• If you have 30-year fixed mortgage of $400,000 at 4%, your monthly payment would be $1,910 (we are not considering property taxes or escrow payments, as these are not really affected by the refinancing).
    • If you refinance with another 30-year mortgage at 3.25%, your new payment would be $1,741 per month.
    • This is a savings of $169 per month, or $2,028 per year.
    • If the refinance costs around $3,000 for illustration purposes, the cost would be recouped in about 1 ½ years, which makes this a simple decision to do the refinancing.
    • Over the 30 years, you would save almost $61,000.

Should you consider a 15-year mortgage?

  • The interest rate may be even lower, say around 2.75% with no points.
  • However, because you are shortening the mortgage term from 30 years to 15 years, the monthly payment will go up significantly.
  • This becomes a major decision, as you must decide if you can afford to lock in a much higher monthly cost, as the payment will increase so much.
    • In our example with a $400,000 mortgage above, the payment would increase from the current $1,910 per month for the 30 year mortgage to $2,714 per month with the 15 year mortgage.
    • This would be an increase of $804 per month, or $9,650 per year.
  • The advantage of the 15-year mortgage is that you will have no mortgage payments later in life or much more equity in the house, faster. You would save more than $138,000 in interest payments in this example.
  • Going to a 15-year mortgage should be considered if you have significant excess monthly savings and you are confident that will continue, and you already have a substantial investment portfolio.
  • If you are not sure about your future income, and your income and expenses are relatively close, then you should probably pass on considering a 15-year mortgage and be pleased with the savings of refinancing to a new 30-year mortgage.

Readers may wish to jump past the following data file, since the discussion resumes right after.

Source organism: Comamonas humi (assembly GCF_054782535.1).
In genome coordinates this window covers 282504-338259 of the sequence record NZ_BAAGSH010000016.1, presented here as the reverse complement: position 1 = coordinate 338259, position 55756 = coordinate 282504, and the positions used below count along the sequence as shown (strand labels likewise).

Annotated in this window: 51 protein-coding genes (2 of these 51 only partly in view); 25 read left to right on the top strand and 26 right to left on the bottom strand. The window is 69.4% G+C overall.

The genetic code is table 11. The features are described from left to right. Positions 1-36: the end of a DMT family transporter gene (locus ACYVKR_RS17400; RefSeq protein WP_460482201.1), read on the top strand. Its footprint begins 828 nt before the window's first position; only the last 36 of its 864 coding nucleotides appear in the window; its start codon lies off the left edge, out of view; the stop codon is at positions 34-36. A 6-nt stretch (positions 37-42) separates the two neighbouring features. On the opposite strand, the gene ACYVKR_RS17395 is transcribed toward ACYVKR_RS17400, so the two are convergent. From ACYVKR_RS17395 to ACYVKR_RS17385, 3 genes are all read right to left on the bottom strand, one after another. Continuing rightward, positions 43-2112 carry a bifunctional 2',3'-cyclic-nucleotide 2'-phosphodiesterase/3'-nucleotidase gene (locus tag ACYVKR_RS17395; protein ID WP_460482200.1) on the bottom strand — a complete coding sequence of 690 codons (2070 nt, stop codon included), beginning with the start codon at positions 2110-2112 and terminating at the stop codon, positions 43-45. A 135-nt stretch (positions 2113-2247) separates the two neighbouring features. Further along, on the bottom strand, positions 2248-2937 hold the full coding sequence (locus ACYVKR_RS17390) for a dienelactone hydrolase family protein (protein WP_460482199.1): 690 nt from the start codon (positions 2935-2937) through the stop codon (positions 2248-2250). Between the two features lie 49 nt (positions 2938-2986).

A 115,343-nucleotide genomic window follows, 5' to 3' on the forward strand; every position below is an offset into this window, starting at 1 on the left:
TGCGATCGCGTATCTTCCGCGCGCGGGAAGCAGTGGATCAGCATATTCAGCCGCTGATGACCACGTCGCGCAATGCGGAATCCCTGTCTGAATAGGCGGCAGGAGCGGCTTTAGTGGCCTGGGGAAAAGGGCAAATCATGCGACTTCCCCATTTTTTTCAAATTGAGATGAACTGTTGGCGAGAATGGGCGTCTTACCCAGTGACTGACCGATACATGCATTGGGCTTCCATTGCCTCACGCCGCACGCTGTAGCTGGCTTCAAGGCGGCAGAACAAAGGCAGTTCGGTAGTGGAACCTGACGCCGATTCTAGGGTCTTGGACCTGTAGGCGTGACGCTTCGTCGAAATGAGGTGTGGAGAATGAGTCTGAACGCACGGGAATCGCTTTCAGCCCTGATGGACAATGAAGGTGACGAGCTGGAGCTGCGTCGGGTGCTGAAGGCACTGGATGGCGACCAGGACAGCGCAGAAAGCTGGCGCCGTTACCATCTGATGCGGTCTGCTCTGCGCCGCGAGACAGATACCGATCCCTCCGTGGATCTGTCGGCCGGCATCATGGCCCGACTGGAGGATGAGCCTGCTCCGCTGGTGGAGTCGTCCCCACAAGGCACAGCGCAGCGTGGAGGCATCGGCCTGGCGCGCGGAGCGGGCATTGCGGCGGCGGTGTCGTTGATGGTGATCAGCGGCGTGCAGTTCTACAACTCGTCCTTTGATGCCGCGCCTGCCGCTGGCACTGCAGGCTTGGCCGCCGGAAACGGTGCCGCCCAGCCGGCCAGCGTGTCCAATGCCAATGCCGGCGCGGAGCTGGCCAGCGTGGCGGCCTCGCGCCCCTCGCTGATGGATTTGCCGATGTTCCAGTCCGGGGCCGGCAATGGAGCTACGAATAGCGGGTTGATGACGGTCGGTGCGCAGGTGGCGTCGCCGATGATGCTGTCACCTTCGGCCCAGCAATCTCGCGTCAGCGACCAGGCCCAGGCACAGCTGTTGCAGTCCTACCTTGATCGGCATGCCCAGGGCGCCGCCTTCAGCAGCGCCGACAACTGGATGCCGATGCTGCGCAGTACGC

Some other things to consider:

  • Mortgage interest is deductible and if you refinance, the interest will still be deductible if your refi amount is $750,000 or less. Mortgage interest is one of the few tax deductions that remains without limitations. On an after-tax basis, mortgage interest actually costs even less than the stated interest rate.
  • If you cannot afford a 15-year mortgage as the monthly payments are too high for you, but you are part way through a 30-year mortgage, you can always pay more each month, to stay on the same time payment schedule as your current mortgage term. We can assist you in determining this. 
  • We would still advise younger people, particularly those below the age of 40, and maybe even below age 50, to use a 30-year mortgage. The longer your personal time frame, the greater opportunity you have to earn much more in a diversified portfolio than the cost of a mortgage. You can still lock in an incredibly low interest rate for 30 years and use the remaining funds to invest for the long-term.

We hope this information is helpful to you and your family.

This topic is one that you should discuss with your family members, to make sure that they are reviewing their personal situation and doing what is best for them. We would be pleased to discuss this topic with you, or others close to you.